Brown butter pecan financier

Last year I canned for the first time.  It was a peach conserve out of Hilaire Walden’s Perfect Preserves.  It was so delicious that come next peach season, I wanted to make a dessert to feature it.  Now that summer is in its final throes and peaches will soon be put to sleep for another year, I have my chance with a most delicious brown butter and pecan financier (we all know how much I love brown butter).

Brown Butter Pecan Financier

Since I am always making ice cream, I always have egg whites on hand.  Angle food cakes are well and good for using up egg whites, but so are financiers.  The financier recipe I used is from Nick Malgieri’s Perfect Cakes, which is one of my go to cookbooks (so much so that it is falling apart).  Instead of his hazelnut and rum financier, I use pecans and bourbon.

Brown Butter Pecan Financier
makes a 10-inch round cake
4 oz pecans, toasted
3/4 cup sugar
1 cup flour
5 oz butter
2 tbsp bourbon
2 tsp vanilla
1 cup egg whites
Pinch of salt
3/4 cup sugar

In a food processor, finely grind the pecans and first sugar.  Pour into a bowl and combine with the flour.  In a saucepan, melt and brown the butter, stirring often to avoid burning the milk solids.  Set the butter aside to cool, and then stir in the bourbon and vanilla.

Whip egg whites and salt to very soft peak and then slowly add the second sugar and beat until they hold a soft peak again.  Alternately fold in the dry ingredients and butter one-third at a time.  Pour into a greased and parchment-lined pan and smooth the top.

Bake at 350º for about 50 minutes or until the cake is well risen and golden.  The center should feel firm when pressed.  Cool the cake in the pan for a bit, then unmold, and continue to cool right side up.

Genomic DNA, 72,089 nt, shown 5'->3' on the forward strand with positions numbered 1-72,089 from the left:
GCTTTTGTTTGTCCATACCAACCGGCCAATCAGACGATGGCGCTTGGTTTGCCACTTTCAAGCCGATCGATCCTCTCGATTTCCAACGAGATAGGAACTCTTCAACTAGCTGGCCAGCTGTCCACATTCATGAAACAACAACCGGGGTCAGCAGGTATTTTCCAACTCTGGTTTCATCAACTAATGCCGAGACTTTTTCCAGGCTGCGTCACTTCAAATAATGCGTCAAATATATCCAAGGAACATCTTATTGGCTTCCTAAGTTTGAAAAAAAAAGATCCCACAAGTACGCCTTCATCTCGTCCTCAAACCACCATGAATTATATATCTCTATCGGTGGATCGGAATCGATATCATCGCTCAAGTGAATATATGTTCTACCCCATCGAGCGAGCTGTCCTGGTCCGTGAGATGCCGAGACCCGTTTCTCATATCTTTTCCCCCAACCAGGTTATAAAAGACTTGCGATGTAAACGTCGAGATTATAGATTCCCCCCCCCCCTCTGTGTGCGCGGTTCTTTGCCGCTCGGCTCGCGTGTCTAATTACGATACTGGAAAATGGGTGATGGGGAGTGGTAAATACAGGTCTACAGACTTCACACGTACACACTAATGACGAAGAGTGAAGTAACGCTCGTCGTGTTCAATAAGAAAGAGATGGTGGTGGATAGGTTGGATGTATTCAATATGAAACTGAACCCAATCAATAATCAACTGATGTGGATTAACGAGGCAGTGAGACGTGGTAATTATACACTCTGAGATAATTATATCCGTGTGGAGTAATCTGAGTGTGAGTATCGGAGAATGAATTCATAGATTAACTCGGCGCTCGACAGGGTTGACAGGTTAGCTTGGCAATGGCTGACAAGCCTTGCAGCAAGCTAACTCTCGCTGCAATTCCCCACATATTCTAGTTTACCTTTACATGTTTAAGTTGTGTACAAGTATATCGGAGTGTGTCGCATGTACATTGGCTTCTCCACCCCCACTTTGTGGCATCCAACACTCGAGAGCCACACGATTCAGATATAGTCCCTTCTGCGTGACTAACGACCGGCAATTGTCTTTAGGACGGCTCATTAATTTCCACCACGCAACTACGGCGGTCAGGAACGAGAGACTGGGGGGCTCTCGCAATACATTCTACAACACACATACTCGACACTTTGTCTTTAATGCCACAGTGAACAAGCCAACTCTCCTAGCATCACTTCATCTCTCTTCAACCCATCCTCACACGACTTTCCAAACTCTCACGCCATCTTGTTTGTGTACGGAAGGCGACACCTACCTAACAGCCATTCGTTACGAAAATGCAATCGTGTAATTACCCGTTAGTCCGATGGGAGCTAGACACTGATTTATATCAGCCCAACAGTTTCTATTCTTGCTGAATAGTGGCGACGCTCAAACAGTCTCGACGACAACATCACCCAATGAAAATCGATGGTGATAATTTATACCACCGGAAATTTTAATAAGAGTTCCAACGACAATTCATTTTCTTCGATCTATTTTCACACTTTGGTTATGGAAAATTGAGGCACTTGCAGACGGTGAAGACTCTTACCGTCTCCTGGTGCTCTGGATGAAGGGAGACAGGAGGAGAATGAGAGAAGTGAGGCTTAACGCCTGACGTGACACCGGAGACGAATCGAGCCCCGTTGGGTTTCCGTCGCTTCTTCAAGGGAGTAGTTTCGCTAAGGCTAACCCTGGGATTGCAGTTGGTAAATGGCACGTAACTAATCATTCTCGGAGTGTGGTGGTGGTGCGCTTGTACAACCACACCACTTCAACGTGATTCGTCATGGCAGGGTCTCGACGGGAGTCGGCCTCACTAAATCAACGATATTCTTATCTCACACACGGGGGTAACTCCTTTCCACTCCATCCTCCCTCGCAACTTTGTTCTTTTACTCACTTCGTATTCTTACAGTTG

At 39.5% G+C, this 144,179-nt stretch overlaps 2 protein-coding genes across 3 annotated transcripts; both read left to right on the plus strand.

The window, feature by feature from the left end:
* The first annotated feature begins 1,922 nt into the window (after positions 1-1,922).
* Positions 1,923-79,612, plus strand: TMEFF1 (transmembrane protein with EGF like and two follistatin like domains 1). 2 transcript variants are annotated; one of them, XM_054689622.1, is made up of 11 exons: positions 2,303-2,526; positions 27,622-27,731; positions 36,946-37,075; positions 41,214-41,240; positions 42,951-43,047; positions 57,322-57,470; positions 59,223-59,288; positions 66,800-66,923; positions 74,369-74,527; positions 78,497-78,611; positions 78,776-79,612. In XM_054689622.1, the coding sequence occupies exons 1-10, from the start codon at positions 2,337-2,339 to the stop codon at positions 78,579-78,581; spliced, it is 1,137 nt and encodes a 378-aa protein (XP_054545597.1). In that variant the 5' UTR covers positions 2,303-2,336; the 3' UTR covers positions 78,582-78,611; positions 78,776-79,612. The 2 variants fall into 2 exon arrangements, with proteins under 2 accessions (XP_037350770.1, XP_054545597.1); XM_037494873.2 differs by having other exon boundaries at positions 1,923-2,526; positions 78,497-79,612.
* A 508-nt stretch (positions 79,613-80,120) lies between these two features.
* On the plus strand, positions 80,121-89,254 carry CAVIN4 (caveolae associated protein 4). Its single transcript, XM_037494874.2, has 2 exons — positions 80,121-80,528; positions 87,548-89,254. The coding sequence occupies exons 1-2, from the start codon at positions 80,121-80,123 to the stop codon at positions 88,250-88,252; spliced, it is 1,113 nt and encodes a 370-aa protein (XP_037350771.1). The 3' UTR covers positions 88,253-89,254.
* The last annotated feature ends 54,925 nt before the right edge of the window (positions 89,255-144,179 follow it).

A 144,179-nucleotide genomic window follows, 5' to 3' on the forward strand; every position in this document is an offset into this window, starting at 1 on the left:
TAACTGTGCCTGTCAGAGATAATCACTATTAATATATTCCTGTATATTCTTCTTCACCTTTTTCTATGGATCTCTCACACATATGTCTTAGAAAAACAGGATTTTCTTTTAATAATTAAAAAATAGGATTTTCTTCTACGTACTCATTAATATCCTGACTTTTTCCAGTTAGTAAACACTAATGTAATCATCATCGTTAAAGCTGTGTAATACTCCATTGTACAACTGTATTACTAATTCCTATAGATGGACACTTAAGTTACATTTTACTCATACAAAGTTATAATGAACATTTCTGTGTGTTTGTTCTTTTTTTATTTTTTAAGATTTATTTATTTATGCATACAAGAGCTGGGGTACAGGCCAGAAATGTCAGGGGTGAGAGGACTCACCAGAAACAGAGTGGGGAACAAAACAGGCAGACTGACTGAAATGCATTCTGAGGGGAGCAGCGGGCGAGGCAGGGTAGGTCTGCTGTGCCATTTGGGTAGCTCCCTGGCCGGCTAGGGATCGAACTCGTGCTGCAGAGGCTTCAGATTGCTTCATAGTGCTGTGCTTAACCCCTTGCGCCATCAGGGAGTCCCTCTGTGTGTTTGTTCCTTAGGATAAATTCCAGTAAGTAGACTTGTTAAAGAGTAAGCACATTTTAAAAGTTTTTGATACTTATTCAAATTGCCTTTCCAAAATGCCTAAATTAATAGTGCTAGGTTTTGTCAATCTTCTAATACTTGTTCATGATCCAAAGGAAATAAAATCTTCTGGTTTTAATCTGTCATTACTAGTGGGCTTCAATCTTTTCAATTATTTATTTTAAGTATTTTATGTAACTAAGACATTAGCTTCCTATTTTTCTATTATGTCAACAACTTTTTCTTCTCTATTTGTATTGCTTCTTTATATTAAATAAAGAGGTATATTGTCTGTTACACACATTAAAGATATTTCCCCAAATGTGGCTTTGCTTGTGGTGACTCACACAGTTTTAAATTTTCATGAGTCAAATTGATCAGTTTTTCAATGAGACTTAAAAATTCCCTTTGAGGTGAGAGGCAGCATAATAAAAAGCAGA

Peach and Tuaca Conserve
makes about a quart
2-1/2 lb peaches
Juice of 2 lemons
3 cup of sugar
Half a vanilla bean
1 tbsp of butter
4 tbsp Tuaca
3 tbsp champagne vinegar (optional to cut the sweetness more)

Peel, pit and chop the peaches.  Place the peaches in a saucepan with the lemon juice, sugar and scraped vanilla bean, stir to combine and heat to a boil.  Reduce the heat and gently cook for 15-20 minutes until the peaches are tender.  Add the butter and turn up the heat to boil hard, stirring frequently, for about 15 minutes until it reaches about 220º on a candy thermometer.  Remove from the heat and stir in the Tuaca and champagne vinegar if using.  Allow to cool and store in a container in the fridge.

For the plated dessert, I made the financier as a sheet to facilitate a more interesting plating than the usual cake slice (which I’ve done to death lately).  The recipe above will perfectly fit a half-sheet.  The financier is quite rich on it’s own and pairing it with this conserve makes for a dessert that is definitely on the sweet side.  To counter this, I serve it with some softly whipped crème fraîche rather than whipped cream and then sprinkle on some slightly salted candied pecans.